JD Solomon

JD Solomon, PE, CRE, CMRP, is the founder of JD Solomon, Inc, is the founder of JD Solomon, Inc, a company focused on project development, asset management, and facilitation for facilities, infrastructure, and the environment. His technical expertise includes probabilistic analysis, root cause analysis, risk management, and systems engineering. JD's past senior leadership roles include Vice President at two Fortune 500 companies, Town Manager for a unit of local government, and Chairman of a state environmental rulemaking commission. JD is the creator of Communicating with FINESSETM and the Communicating with FINESSE fishbone diagram. He is the author of the book “Communicating Reliability, Risk, and Resiliency to Decision Makers: How to Get Your Boss’s Boss to Understand.” His new book, “Facilitating with FINESSE,” will be released in late 2022.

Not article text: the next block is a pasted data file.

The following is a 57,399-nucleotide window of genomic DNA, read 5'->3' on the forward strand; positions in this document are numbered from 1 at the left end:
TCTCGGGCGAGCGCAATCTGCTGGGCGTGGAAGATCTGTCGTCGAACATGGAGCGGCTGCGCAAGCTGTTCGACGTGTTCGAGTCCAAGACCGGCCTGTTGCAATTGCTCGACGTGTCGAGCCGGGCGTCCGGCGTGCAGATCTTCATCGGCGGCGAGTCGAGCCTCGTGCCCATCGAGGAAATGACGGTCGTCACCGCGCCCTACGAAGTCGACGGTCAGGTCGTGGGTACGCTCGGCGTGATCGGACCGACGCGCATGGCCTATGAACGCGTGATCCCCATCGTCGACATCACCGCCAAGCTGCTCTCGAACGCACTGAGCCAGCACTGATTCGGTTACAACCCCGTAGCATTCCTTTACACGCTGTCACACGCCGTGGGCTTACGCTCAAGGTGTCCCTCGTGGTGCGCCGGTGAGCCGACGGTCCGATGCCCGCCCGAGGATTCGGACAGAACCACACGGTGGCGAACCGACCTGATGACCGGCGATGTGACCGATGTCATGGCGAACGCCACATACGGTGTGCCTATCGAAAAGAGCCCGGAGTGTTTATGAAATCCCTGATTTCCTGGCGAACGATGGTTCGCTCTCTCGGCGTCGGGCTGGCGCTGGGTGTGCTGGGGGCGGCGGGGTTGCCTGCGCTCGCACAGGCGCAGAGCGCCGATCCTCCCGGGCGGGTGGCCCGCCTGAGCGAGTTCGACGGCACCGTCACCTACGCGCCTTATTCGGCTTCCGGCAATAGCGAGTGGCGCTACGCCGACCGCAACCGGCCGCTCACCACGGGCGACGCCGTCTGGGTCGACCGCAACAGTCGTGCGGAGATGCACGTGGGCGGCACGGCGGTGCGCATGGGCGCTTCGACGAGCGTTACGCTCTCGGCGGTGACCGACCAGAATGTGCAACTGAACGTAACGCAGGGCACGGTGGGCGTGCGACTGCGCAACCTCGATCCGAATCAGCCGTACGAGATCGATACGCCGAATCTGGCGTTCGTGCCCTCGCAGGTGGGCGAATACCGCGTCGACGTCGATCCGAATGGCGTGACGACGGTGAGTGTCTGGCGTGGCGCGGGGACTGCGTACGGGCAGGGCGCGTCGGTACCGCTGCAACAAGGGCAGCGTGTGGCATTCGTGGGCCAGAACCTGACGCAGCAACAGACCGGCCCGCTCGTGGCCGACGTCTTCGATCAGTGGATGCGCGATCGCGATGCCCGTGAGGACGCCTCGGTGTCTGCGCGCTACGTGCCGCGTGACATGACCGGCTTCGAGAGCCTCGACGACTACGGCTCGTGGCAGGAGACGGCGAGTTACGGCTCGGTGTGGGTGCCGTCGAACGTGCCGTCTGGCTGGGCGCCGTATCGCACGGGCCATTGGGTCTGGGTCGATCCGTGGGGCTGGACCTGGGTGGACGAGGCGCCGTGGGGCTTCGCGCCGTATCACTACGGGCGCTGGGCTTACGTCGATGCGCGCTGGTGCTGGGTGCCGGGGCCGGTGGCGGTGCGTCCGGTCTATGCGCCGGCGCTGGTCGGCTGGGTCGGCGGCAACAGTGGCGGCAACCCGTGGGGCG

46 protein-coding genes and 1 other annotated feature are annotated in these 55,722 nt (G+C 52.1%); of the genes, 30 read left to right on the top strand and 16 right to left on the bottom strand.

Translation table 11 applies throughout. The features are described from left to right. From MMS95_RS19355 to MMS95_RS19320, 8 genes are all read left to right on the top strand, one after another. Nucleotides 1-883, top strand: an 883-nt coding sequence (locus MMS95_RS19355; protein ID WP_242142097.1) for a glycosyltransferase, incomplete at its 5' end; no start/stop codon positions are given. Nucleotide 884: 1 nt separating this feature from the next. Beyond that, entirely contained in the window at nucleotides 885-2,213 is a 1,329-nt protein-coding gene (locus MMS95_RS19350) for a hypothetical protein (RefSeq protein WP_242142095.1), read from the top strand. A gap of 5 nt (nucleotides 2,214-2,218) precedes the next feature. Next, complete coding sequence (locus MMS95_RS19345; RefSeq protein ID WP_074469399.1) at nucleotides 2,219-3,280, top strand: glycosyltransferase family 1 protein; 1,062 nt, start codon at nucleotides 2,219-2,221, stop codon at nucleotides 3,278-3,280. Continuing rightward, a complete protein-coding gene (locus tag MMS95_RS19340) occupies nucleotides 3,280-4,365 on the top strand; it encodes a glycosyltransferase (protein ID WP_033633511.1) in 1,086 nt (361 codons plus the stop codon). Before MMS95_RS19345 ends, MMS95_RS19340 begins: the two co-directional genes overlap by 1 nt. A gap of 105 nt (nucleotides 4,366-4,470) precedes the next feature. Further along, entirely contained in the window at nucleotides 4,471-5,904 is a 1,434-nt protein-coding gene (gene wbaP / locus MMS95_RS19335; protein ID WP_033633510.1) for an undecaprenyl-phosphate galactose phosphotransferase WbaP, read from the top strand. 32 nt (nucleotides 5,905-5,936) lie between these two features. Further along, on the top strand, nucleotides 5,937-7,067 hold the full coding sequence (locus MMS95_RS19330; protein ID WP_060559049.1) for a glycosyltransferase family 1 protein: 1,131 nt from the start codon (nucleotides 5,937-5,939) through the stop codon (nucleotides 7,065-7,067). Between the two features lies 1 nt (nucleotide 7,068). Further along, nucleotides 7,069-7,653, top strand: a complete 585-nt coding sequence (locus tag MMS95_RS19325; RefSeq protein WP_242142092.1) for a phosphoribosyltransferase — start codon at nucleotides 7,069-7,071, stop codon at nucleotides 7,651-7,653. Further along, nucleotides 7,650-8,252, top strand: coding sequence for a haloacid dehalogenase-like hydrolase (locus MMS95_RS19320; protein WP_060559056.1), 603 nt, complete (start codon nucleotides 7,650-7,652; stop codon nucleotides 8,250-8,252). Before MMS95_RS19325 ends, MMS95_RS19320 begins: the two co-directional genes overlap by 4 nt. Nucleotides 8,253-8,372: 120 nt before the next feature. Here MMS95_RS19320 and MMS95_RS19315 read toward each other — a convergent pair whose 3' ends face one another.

JD’s education and technical credentials include a BS In Civil Engineering, an MBA from the University of South Carolina, and a professional certificate in Strategic Decisions and Risk Management from Stanford University. He is a licensed professional engineer in North and South Carolina. JD’s current certifications include Certified Reliability Engineer, Certified Maintenance & Reliability Professional, Six Sigma Black Belt, and Lean Management. His asset management credentials include all four levels of certification from the Buried Asset Management Institute, serving as Project Manager for the Institute of Asset Management (IAM) Guideline on Maintenance Delivery and Asset Operations, and as a team member of the IAM Guideline on Systems Engineering